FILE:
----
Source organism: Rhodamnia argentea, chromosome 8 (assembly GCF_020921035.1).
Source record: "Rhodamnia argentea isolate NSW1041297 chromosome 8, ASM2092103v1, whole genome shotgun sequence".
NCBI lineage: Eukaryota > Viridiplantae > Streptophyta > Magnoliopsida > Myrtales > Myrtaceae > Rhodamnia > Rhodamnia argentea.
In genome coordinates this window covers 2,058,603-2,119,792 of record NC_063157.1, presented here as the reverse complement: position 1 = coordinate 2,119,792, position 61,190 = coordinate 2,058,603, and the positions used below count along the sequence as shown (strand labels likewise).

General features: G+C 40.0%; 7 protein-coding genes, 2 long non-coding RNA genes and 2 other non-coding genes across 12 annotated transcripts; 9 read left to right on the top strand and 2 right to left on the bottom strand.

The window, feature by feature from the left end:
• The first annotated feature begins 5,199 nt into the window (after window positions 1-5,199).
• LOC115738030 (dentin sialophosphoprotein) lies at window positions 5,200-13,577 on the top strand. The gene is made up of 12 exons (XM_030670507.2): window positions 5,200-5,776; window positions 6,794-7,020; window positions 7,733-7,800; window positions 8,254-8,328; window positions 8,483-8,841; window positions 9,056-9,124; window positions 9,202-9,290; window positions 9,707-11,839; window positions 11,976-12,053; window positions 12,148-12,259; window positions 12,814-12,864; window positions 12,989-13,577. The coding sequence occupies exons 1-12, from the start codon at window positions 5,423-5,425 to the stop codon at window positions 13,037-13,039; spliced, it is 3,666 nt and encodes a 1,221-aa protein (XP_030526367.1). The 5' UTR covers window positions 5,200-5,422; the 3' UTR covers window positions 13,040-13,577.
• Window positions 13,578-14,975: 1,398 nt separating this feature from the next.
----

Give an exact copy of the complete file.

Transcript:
Source organism: Rhodamnia argentea, chromosome 8 (assembly GCF_020921035.1).
Source record: "Rhodamnia argentea isolate NSW1041297 chromosome 8, ASM2092103v1, whole genome shotgun sequence".
NCBI lineage: Eukaryota > Viridiplantae > Streptophyta > Magnoliopsida > Myrtales > Myrtaceae > Rhodamnia > Rhodamnia argentea.
In genome coordinates this window covers 2,058,603-2,119,792 of record NC_063157.1, presented here as the reverse complement: position 1 = coordinate 2,119,792, position 61,190 = coordinate 2,058,603, and the positions used below count along the sequence as shown (strand labels likewise).

General features: G+C 40.0%; 7 protein-coding genes, 2 long non-coding RNA genes and 2 other non-coding genes across 12 annotated transcripts; 9 read left to right on the top strand and 2 right to left on the bottom strand.

The window, feature by feature from the left end:
• The first annotated feature begins 5,199 nt into the window (after window positions 1-5,199).
• LOC115738030 (dentin sialophosphoprotein) lies at window positions 5,200-13,577 on the top strand. The gene is made up of 12 exons (XM_030670507.2): window positions 5,200-5,776; window positions 6,794-7,020; window positions 7,733-7,800; window positions 8,254-8,328; window positions 8,483-8,841; window positions 9,056-9,124; window positions 9,202-9,290; window positions 9,707-11,839; window positions 11,976-12,053; window positions 12,148-12,259; window positions 12,814-12,864; window positions 12,989-13,577. The coding sequence occupies exons 1-12, from the start codon at window positions 5,423-5,425 to the stop codon at window positions 13,037-13,039; spliced, it is 3,666 nt and encodes a 1,221-aa protein (XP_030526367.1). The 5' UTR covers window positions 5,200-5,422; the 3' UTR covers window positions 13,040-13,577.
• Window positions 13,578-14,975: 1,398 nt separating this feature from the next.